Costochondritis - When to see a doctor

When should I see a doctor?

It can be very difficult to know when to see a doctor if you have chest pain, and how urgently. On the one hand you don't want to waste your own time, or that of your doctor if you have pulled a muscle. On the other hand you know you need to get on with it if you are having a heart attack, or other life-threatening problem. With chest pain, it makes sense to err on the side of caution if you are unsure.

If you feel unwell, breathless, dizzy, or sweaty, or if your chest pain is very severe or spreading to your jaw or left arm then treat it as an emergency. Call 999/112/911 for an emergency ambulance.

If you have a pain in your chest which gets worse as you move your chest wall, and hurts when you press on it then it is likely to be a chest wall cause, such as costochondritis. If you feel generally well, and the pain does not need painkillers, or can be managed with over-the-counter painkillers then you do not necessarily need to see a doctor. Even if you are fairly sure you have costochondritis, if the pain is severe or getting worse rather than better over time then see your doctor.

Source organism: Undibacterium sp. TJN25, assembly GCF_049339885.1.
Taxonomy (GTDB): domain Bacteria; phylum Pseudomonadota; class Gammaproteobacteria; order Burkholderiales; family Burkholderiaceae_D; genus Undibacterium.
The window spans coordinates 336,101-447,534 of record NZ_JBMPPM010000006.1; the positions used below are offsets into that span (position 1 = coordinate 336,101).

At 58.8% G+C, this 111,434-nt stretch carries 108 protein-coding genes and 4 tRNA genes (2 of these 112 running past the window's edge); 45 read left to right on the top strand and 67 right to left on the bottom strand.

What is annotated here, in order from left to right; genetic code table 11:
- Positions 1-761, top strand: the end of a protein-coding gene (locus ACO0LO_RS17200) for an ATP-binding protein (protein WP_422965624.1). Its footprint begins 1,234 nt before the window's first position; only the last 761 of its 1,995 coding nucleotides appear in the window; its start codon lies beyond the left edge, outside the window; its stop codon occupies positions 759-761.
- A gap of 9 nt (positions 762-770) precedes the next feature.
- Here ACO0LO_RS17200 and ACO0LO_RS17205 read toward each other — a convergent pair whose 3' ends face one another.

If you are young and generally healthy, it is more likely that you have a non-serious chest wall pain. Costochondritis is an example of a condition that can cause chest wall pain that is not serious. Because the pain caused by costochondritis can be quite severe at times, many people with it become very anxious and worried that it may be due to something more serious.

If you have other symptoms in addition to the pain then see a doctor. This would include if you have:

  • A cough.
  • A high temperature (fever).
  • Breathlessness.
  • Blood in the mucus you cough up (sputum).
  • Pain which spreads to other parts of the body.
  • A rash.
  • A feeling of having a "thumping heart" (palpitations).
  • Dizziness.
  • Difficulty swallowing.
  • Started to get heartburn or indigestion.

Also see your doctor if the pain gets worse as you exert yourself (for example, on walking up a hill) rather than as you twist your chest around. Pain on exertion is more likely to be due to angina.

See separate leaflet called Chest Pain for more information about the different causes of chest pain.

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  • Chest Pain; NICE CKS, April 2015 (UK access only)
  • McConaghy JR, Oza RS; Outpatient diagnosis of acute chest pain in adults. Am Fam Physician. 2013 Feb 1 87(3):177-82.
  • Gijsbers E, Knaap SF; Clinical presentation and chiropractic treatment of Tietze syndrome: A 34-year-old female with left-sided chest pain. J Chiropr Med. 2011 Mar 10(1):60-3. doi: 10.1016/j.jcm.2010.10.002. Epub 2011 Jan 21.
Author:
Dr Mary Harding
Peer Reviewer:
Dr John Cox
Document ID:
13605 (v4)
Last Checked:
25 January 2017
Next Review:
25 January 2020

Disclaimer: This article is for information only and should not be used for the diagnosis or treatment of medical conditions. Patient Platform Limited has used all reasonable care in compiling the information but make no warranty as to its accuracy. Consult a doctor or other health care professional for diagnosis and treatment of medical conditions. For details see our conditions.